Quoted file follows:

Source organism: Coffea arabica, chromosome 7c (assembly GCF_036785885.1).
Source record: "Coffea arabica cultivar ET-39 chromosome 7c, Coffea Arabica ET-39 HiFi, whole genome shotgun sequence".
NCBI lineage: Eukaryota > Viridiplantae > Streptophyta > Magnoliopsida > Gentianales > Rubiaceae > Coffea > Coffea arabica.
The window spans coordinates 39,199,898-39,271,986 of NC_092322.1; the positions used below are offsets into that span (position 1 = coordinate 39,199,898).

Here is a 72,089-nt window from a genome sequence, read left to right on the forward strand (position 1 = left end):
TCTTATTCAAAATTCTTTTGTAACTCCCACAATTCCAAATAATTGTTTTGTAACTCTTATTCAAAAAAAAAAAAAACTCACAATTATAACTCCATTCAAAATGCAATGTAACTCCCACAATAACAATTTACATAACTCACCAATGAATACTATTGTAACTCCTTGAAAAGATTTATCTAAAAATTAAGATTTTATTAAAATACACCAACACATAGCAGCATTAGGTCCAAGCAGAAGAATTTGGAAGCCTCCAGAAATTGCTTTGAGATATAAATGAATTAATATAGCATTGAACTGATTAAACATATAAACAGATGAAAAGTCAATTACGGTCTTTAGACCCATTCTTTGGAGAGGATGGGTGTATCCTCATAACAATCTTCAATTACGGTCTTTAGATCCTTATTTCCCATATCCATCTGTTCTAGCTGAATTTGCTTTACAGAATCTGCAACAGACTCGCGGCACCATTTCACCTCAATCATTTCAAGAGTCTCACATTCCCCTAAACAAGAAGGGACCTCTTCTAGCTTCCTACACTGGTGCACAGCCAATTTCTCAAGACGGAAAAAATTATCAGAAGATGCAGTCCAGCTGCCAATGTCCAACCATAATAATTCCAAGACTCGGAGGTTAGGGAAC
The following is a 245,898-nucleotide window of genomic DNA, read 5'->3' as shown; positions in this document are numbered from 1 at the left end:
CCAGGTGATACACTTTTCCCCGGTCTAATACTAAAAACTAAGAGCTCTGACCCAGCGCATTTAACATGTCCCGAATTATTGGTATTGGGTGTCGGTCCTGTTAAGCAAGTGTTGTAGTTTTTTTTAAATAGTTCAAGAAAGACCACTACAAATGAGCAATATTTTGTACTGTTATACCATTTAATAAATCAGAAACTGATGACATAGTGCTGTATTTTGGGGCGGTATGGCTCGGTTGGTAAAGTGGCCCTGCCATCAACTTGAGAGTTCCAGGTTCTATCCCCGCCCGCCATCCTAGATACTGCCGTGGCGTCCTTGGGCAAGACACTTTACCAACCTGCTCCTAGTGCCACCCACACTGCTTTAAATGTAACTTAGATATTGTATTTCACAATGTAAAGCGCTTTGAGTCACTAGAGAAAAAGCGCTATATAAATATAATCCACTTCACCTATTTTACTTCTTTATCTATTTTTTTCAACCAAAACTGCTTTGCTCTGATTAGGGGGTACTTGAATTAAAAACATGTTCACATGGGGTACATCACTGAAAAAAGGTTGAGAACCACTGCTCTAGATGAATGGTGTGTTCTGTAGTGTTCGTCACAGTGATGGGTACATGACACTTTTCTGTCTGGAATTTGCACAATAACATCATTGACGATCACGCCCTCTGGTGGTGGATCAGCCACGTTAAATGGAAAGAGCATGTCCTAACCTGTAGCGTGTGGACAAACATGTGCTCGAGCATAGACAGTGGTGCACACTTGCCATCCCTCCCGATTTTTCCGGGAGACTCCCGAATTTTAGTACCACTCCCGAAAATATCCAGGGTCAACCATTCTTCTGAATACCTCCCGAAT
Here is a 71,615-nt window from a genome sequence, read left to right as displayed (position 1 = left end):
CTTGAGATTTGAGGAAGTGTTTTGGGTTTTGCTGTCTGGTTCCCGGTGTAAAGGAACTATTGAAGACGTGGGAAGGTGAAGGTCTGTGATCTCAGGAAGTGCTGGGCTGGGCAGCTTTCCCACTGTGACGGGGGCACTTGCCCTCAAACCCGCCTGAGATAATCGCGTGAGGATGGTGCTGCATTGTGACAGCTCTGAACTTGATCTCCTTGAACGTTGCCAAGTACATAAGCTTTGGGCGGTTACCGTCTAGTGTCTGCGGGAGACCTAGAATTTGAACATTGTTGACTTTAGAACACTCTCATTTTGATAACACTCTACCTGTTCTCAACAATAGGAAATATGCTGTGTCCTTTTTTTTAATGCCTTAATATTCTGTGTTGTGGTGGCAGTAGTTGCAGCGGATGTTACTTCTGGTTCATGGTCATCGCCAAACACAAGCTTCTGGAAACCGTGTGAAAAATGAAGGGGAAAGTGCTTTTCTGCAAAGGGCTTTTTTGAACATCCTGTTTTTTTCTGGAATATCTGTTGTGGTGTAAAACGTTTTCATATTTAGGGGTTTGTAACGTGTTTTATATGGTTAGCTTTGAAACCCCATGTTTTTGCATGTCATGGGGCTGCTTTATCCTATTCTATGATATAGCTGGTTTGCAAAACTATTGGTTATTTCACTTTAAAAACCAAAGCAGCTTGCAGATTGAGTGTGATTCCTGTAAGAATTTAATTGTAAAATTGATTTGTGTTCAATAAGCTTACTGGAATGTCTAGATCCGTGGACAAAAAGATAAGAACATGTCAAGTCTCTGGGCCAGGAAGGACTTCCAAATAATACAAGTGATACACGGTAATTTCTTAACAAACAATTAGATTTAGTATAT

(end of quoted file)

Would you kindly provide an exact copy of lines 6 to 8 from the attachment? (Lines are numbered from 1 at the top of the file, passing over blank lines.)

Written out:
TCTTATTCAAAATTCTTTTGTAACTCCCACAATTCCAAATAATTGTTTTGTAACTCTTATTCAAAAAAAAAAAAAACTCACAATTATAACTCCATTCAAAATGCAATGTAACTCCCACAATAACAATTTACATAACTCACCAATGAATACTATTGTAACTCCTTGAAAAGATTTATCTAAAAATTAAGATTTTATTAAAATACACCAACACATAGCAGCATTAGGTCCAAGCAGAAGAATTTGGAAGCCTCCAGAAATTGCTTTGAGATATAAATGAATTAATATAGCATTGAACTGATTAAACATATAAACAGATGAAAAGTCAATTACGGTCTTTAGACCCATTCTTTGGAGAGGATGGGTGTATCCTCATAACAATCTTCAATTACGGTCTTTAGATCCTTATTTCCCATATCCATCTGTTCTAGCTGAATTTGCTTTACAGAATCTGCAACAGACTCGCGGCACCATTTCACCTCAATCATTTCAAGAGTCTCACATTCCCCTAAACAAGAAGGGACCTCTTCTAGCTTCCTACACTGGTGCACAGCCAATTTCTCAAGACGGAAAAAATTATCAGAAGATGCAGTCCAGCTGCCAATGTCCAACCATAATAATTCCAAGACTCGGAGGTTAGGGAAC
The following is a 245,898-nucleotide window of genomic DNA, read 5'->3' as shown; positions in this document are numbered from 1 at the left end:
CCAGGTGATACACTTTTCCCCGGTCTAATACTAAAAACTAAGAGCTCTGACCCAGCGCATTTAACATGTCCCGAATTATTGGTATTGGGTGTCGGTCCTGTTAAGCAAGTGTTGTAGTTTTTTTTAAATAGTTCAAGAAAGACCACTACAAATGAGCAATATTTTGTACTGTTATACCATTTAATAAATCAGAAACTGATGACATAGTGCTGTATTTTGGGGCGGTATGGCTCGGTTGGTAAAGTGGCCCTGCCATCAACTTGAGAGTTCCAGGTTCTATCCCCGCCCGCCATCCTAGATACTGCCGTGGCGTCCTTGGGCAAGACACTTTACCAACCTGCTCCTAGTGCCACCCACACTGCTTTAAATGTAACTTAGATATTGTATTTCACAATGTAAAGCGCTTTGAGTCACTAGAGAAAAAGCGCTATATAAATATAATCCACTTCACCTATTTTACTTCTTTATCTATTTTTTTCAACCAAAACTGCTTTGCTCTGATTAGGGGGTACTTGAATTAAAAACATGTTCACATGGGGTACATCACTGAAAAAAGGTTGAGAACCACTGCTCTAGATGAATGGTGTGTTCTGTAGTGTTCGTCACAGTGATGGGTACATGACACTTTTCTGTCTGGAATTTGCACAATAACATCATTGACGATCACGCCCTCTGGTGGTGGATCAGCCACGTTAAATGGAAAGAGCATGTCCTAACCTGTAGCGTGTGGACAAACATGTGCTCGAGCATAGACAGTGGTGCACACTTGCCATCCCTCCCGATTTTTCCGGGAGACTCCCGAATTTTAGTACCACTCCCGAAAATATCCAGGGTCAACCATTCTTCTGAATACCTCCCGAAT